The Minister of Health of Syria said on Friday that at least 73 migrants perished after a boat they boarded in Lebanon fell off the coast of Syria. This is the worst such disaster to originate from Lebanon in recent years.
As of 2019, Lebanon has been mired in a financial crisis that has been labelled by the World Bank as one of the worst in modern times. As a result, Lebanon has become a launchpad for illegal migration, with its own citizens joining Syrian and Palestinian refugees clamouring to leave the country. The World Bank has branded this crisis as one of the worst in modern times.
On board the tiny boat that capsized on Thursday in the Mediterranean Sea off the coast of the Syrian city of Tartus were around 150 individuals, the most of whom were Syrians and Lebanese.
Syria’s Health Minister Hassan al-Ghabash announced in a statement that the number of dead from the shipwreck had reached 73 individuals. He added that there were 20 survivors who were being treated in a hospital in Tartus.
According to Lebanon’s temporary transport minister Ali Hamie, who spoke to AFP, five of the people that were rescued were from Lebanon.
According to what Hamie stated, “I am now exploring a process to remove the dead from Syria with Syria’s transport minister.”
The port city of Tartus is the most southern of Syria’s principal ports. It is located about 50 kilometres (about 30 miles) north of the port city of Tripoli in northern Lebanon, which is where the passengers had boarded the ship.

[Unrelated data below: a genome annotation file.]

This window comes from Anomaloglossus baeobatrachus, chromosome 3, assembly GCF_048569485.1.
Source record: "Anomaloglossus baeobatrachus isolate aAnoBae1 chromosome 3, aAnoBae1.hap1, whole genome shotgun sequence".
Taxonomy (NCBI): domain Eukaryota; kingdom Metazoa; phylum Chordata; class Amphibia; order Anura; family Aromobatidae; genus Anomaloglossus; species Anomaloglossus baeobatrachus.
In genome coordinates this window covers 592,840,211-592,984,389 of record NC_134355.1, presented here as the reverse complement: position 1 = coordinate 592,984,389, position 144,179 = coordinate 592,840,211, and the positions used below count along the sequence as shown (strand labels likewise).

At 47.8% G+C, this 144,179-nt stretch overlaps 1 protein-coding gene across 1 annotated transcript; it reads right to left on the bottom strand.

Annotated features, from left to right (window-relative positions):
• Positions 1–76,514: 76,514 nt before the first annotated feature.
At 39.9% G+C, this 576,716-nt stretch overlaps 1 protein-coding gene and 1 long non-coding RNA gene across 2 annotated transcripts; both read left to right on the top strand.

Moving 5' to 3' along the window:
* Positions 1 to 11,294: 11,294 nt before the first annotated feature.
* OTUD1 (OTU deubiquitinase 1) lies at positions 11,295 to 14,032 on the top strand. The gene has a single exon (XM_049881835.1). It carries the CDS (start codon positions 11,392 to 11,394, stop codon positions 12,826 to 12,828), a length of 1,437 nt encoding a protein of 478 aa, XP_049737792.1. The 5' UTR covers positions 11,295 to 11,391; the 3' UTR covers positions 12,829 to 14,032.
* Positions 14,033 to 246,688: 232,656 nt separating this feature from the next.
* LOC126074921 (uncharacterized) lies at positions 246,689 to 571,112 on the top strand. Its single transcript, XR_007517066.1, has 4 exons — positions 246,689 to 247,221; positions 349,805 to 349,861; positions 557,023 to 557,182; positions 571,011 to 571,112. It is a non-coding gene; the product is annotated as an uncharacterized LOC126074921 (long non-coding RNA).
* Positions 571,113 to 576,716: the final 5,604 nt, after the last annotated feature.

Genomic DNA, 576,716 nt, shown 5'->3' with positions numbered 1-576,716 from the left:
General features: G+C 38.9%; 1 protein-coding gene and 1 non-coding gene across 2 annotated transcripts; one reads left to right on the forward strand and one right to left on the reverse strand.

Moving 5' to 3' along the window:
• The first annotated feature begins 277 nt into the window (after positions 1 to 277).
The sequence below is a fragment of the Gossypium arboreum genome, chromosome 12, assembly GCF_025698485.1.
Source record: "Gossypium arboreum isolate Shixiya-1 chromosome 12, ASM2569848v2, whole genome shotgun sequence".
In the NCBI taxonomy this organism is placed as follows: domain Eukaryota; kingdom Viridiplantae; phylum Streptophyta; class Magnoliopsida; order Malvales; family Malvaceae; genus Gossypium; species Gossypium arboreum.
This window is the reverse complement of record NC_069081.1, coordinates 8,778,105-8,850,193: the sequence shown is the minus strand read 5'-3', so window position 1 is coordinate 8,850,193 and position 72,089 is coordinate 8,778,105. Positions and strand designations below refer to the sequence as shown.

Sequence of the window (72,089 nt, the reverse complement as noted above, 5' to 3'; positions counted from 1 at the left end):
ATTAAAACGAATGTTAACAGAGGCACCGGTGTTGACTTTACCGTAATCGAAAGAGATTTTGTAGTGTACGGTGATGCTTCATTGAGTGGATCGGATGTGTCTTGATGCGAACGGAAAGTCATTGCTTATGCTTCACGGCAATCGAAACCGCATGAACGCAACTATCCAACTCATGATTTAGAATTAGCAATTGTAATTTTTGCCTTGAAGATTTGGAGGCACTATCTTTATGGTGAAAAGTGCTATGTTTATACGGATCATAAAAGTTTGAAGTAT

According to an official from Syria’s Ministry of Transport named Sleiman Khalil, who spoke with AFP, “We are dealing with one of our biggest ever rescue missions.”
The heavy waves made their job difficult, and they were covering a big region that extended down the whole coast of Syria, he continued.
A significant number of the boat’s passengers are Lebanese, and the majority of them are from economically disadvantaged areas in the country’s north, notably Lebanon’s most destitute city, Tripoli.
The majority of boats carrying migrants leave from the coastline of Tripoli, which has led to the city’s emergence as a centre for illegal immigration.
Wissam al-Talawi, a resident of Tripoli who is originally from the Akkar area in the north, was one of the survivors and is now being treated at a hospital, according to his brother Ahmad, who spoke to AFP.
Ahmad said that the bodies of Wissam’s two children, aged five and nine at the time of their deaths, had been brought back to Lebanon and that they had been buried early on Friday.
He continued by saying, “They departed two days ago.”
“(My brother) couldn’t afford his daily costs or the cost of putting his children in school,” he continued, claiming that Wissam’s wife and two boys had not been located yet. Wissam was his older brother.
AFP was informed by other families that they had travelled to the border of Syria in order to check on their family.
A significant increase in the number of migrants utilising the coasts of Lebanon in an effort to make the hazardous journey to Europe in overloaded boats occurred in the previous year.
The sinking of an overloaded migrant boat in April, which occurred off the northern coast of Tripoli and was chased by the Lebanese navy, resulted in the deaths of scores of people and sparked indignation across the country.
Some of the people on board the vessel said that their vessel was slammed by the navy, while the authorities stated that the smugglers tried dangerous escape tactics. The details surrounding the event were not totally apparent.
The corpses of several of the victims were never found.
Off the coast of the southwestern province of aft in Turkey, the Turkish coastguard reported on September 13 that six migrants, including two newborns, had perished while attempting to reach Europe, and that they had rescued 73 persons making the journey.
It was alleged that they embarked in Tripoli, which is located in Lebanon, in an effort to go to Italy.
The majority of boats leaving Lebanon are bound towards Cyprus, which is a member state of the European Union and is located 175 kilometres (110 miles) to the west of Lebanon.